Excitons play peek-a-boo on carbon nanotubes
In the quantum world, photons and electrons dance, bump and carry out transactions that govern everything we see in the world around us. In this week's issue of Science, French and U.S. scientists describe a new technique in nanotechnology that allowed them to zoom in -- way in -- and observe those quantum transactions on a single DNA-sized carbon molecule called a nanotube.
The team, led by Rice University chemist Bruce Weisman and University of Bordeaux physicist Laurent Cognet, focused on short-lived quantum oddities called "excitons," which are created when light hits a semiconductor.
"Excitons in carbon nanotubes only last about 100 trillionths of a second," Weisman said. "They wink out of existence when the nanotube emits a photon of fluorescent light, but during their short lifetimes they can move around."
To study exciton mobility on nanotubes, Cognet and his co-workers conducted experiments during a sabbatical visit to Weisman's lab at Rice in early 2007. They used a fluorescence microscope to observe tiny sections of individual nanotubes less than a micrometer long. The nanotubes were held still in a soft liquid gel. By shining light on them while introducing acids and other chemicals into the gel, the team was able to observe reactions that would quench, or kill, any passing excitons. To do this, they used a time-lapse infrared camera to capture the fluorescent glow from the nanotube about 20 times a second. They then compiled records that revealed the characteristic steps that are the signature of exciton quenching by single molecules.
"We found that each nanotube exciton travels about 90 nanometers and visits some 10,000 carbon atoms during its lifespan," Cognet said.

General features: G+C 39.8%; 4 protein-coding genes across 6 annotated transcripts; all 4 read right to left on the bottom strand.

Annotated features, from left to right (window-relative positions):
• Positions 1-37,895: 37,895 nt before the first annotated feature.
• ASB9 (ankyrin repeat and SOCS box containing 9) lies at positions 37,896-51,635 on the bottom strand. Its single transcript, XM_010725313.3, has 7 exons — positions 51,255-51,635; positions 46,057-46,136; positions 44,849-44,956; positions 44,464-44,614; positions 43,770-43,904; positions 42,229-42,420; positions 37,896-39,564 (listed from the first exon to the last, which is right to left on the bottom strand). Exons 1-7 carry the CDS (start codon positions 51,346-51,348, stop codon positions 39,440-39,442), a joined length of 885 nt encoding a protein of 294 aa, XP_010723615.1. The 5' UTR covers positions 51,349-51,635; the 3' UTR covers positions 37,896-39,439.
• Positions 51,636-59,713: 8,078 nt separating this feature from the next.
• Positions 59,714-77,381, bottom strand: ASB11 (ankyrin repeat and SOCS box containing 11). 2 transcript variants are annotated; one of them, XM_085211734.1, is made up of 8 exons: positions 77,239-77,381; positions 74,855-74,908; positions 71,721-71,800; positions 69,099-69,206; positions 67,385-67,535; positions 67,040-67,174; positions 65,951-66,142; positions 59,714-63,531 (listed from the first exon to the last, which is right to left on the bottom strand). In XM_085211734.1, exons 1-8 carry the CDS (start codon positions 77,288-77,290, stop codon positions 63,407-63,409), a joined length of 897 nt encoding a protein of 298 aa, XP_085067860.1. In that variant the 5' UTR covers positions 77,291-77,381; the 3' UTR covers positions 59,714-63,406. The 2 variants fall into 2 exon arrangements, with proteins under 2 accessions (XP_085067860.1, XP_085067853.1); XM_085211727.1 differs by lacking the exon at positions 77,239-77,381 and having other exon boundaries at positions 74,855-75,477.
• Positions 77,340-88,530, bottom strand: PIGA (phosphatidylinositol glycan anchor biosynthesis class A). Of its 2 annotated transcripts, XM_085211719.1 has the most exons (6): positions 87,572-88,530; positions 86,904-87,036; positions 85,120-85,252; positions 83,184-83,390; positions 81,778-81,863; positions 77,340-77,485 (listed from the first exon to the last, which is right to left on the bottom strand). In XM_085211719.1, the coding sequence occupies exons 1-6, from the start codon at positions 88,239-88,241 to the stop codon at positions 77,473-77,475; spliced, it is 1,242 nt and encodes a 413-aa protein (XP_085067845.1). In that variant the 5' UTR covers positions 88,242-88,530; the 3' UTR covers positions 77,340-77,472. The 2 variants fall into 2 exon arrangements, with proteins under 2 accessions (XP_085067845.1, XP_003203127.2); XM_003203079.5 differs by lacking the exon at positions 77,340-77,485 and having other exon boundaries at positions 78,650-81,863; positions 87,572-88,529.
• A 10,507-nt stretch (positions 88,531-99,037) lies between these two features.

Excitons are "quasiparticles" created when a photon strikes a semiconductor and excites an electron to a higher energy level. The electron leaves behind a positively charged void called a "hole." That hole pairs with the electron to form the exciton, which takes on a life of its own that ends abruptly when it emits a photon or becomes quenched.
Cognet said the unusual electronic properties of carbon nanotubes made them a unique system to observe single-molecule reactions.
"Nanotubes provided us a very stable baseline for our measurements," he said. "No other light-emitting molecules have the properties that we needed for this experiment."
Weisman helped found the field of nanotube spectroscopy with the 2002 discovery of nanotube fluorescence and subsequent research that classified the light signatures of dozens of types of semiconducting nanotubes.
"I was impressed at the speed and quality of the work that Dr. Cognet and the team produced during this project," said Weisman, professor of chemistry. "His visit to Rice has been extremely productive."
Source: Rice University